BitOoda Global & Regulatory Analysis, 2/17/2020: Is it too much to ask for a plan?
What are the policy direction and strategic objectives of U.S. digital asset regulation? One might think that would be a fairly straightforward question, and one that our national economic and technology leaders should be able to answer. But let’s look at the headlines from this week and see whether we can discern an element of cohesion:
1. The White House proposed moving the Secret Service back to the Treasury Department specifically to regulate cryptocurrencies more closely.
2. Treasury Secretary Mnuchin warned (or promised, depending on your perspective) that FinCEN would soon be issuing new regulations on crypto and digital payment systems to “improve” transparency.
3. As the SEC continued full speed ahead with its lawsuit against Telegram, a federal judge this week invited the CFTC to provide its views on the case. The fact that the judge needs to bring additional federal regulators into the discussion speaks volumes about the fragmentary state of the U.S. regulatory landscape.
4. A Federal Reserve Governor stated that the U.S. central bank is actively studying the feasibility of a digital national currency, while an independent group of central banks planned a meeting in Washington and is practically begging the U.S. to join the effort.
5. And of course we read with interest the reactions and opinions on SEC Commissioner Peirce’s safe harbor proposal.
So to summarize: (1) the White House and Treasury are increasing regulatory scrutiny, (2) one part of the SEC is proposing a safe harbor that could have covered the same activities that are the subject of an active lawsuit by another part of the same agency, and (3) the U.S. central bank is studying how to integrate digital assets into the country’s mainstream economic model while the rest of the world asks why we’re on the sidelines.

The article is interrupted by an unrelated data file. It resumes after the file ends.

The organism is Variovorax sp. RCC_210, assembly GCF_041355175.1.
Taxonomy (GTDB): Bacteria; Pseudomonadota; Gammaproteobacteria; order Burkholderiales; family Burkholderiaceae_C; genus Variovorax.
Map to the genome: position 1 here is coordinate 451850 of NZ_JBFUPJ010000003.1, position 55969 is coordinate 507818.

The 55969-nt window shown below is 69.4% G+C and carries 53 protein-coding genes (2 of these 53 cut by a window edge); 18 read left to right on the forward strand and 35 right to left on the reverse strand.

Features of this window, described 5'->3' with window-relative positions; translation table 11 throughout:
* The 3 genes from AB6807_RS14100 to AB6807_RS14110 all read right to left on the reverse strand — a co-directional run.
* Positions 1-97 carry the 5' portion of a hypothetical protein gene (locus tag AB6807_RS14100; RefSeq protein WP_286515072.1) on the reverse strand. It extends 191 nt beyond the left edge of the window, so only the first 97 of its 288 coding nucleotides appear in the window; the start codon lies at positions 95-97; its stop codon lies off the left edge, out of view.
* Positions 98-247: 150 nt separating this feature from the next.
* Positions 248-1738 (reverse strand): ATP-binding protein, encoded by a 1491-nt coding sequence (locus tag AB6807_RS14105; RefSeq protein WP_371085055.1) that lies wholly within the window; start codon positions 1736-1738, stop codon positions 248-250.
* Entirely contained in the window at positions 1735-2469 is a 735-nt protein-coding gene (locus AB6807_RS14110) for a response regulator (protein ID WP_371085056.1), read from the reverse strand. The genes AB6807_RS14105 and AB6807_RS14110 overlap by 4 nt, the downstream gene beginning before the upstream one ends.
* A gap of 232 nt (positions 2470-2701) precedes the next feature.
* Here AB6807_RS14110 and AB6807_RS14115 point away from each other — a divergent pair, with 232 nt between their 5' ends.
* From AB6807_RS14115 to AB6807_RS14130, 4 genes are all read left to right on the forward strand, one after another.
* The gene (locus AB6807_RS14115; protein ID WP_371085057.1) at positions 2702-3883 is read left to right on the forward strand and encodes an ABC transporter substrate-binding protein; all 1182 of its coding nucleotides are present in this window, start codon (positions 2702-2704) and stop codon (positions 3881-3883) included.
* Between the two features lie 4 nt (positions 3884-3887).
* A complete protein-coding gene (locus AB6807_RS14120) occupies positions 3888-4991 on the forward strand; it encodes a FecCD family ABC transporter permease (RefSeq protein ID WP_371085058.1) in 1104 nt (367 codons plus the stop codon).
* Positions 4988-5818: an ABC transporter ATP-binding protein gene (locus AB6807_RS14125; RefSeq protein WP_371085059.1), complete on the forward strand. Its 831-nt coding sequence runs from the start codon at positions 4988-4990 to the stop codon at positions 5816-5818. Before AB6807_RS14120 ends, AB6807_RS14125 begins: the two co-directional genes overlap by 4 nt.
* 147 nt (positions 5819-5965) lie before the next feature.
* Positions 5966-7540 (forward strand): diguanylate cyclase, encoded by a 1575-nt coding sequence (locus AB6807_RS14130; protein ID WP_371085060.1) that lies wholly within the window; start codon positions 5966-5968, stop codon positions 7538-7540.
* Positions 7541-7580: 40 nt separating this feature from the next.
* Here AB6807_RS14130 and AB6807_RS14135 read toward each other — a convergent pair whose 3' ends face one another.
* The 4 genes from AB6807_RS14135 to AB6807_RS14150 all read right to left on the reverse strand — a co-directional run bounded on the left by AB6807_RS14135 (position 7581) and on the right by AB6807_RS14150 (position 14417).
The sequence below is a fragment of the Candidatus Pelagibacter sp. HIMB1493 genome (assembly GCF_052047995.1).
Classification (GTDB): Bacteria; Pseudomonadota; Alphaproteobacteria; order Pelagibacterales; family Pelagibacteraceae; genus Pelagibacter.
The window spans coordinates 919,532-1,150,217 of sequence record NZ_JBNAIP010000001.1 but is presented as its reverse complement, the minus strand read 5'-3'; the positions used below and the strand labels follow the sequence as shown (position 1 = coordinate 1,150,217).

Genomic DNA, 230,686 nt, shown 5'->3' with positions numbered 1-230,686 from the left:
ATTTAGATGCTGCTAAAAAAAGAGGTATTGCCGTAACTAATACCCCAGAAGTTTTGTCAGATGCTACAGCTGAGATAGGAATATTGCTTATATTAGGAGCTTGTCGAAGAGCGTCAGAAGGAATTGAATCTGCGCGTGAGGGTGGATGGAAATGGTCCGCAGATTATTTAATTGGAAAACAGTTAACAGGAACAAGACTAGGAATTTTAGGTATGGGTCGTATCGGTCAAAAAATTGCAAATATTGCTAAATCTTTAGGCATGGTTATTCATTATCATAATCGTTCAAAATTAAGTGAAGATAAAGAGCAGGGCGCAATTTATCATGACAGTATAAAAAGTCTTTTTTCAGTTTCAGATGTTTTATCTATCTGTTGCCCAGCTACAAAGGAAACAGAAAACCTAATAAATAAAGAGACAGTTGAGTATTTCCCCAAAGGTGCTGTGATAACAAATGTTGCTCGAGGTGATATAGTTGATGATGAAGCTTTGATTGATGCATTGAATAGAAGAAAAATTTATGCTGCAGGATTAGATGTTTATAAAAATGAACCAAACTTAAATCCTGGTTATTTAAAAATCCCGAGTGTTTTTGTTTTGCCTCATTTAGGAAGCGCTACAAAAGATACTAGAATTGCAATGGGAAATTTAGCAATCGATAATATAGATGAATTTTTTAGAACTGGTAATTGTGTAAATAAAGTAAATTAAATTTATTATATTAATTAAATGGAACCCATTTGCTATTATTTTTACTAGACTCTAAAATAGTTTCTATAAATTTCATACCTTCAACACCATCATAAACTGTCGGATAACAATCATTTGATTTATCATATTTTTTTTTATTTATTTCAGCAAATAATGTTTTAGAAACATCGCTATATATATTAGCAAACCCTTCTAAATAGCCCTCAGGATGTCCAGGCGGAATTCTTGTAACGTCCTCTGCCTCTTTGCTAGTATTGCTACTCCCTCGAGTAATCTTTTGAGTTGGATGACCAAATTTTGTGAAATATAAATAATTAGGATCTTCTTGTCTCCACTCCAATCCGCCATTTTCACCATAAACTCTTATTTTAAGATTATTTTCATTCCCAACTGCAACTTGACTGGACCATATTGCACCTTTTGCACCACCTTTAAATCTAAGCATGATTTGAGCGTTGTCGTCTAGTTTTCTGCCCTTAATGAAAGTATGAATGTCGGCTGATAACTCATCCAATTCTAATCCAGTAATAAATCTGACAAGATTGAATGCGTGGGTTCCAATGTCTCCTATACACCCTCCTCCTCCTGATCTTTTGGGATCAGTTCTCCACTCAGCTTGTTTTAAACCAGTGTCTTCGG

No wonder a recent survey by The Block found that regulatory uncertainty remains the biggest challenge for the U.S. digital asset market, with 91% of respondents citing it as a barrier. While we can applaud Commissioner Peirce’s ideas, the CFTC’s principles-based approach, and the one or two Fed governors and congressional voices who recognize the inevitability of digitization, the sheer number of government entities involved in U.S. crypto policy continues to preclude a cohesive national approach.
Unlike some other countries that have designed government-wide frameworks with legislative and executive measures to implement dedicated digital asset governance, the U.S.’s continued reliance on the SEC (hamstrung by decades-old securities laws) and Congress (stuck in a neverending political tailspin) has resulted in an amalgamation of federal and state-level bodies claiming a piece of the regulatory pie, creating barriers to entry that are stifling the ability of even the most compliance-focused firms to operate in the space. We at BitOoda nonetheless will continue to build and operate under our industry-leading regulatory stack and to drive the development of industry standards to propel the market forward. While we don’t mind a bit of whiplash, we look forward to a day when the U.S. regulatory community begins to speak with one voice.